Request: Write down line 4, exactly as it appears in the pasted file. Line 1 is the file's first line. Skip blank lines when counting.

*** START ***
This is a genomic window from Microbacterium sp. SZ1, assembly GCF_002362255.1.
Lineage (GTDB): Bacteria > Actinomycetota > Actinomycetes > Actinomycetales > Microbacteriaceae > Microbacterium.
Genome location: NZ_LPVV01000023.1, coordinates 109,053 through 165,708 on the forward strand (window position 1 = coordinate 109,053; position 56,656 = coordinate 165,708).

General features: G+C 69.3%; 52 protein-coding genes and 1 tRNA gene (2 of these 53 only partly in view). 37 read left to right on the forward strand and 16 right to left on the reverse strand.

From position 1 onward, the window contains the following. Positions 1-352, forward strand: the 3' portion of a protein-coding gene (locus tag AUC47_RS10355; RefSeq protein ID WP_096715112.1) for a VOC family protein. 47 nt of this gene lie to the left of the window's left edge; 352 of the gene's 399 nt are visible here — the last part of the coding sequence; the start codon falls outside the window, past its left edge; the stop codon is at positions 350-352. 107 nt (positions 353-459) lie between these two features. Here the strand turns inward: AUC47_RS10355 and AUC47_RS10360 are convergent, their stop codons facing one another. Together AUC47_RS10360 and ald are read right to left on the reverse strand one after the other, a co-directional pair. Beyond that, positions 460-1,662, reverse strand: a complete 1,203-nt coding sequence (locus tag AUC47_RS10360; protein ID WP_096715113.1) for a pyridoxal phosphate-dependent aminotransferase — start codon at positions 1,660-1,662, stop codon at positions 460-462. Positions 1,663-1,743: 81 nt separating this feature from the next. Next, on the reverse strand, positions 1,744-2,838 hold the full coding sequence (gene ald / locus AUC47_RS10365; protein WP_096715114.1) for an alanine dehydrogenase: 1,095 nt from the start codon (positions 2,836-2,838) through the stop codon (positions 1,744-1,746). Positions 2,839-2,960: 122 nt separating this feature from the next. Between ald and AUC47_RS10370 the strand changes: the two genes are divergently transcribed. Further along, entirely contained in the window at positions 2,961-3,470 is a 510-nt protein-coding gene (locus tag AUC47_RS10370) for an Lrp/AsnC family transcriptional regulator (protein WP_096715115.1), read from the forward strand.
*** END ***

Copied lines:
General features: G+C 69.3%; 52 protein-coding genes and 1 tRNA gene (2 of these 53 only partly in view). 37 read left to right on the forward strand and 16 right to left on the reverse strand.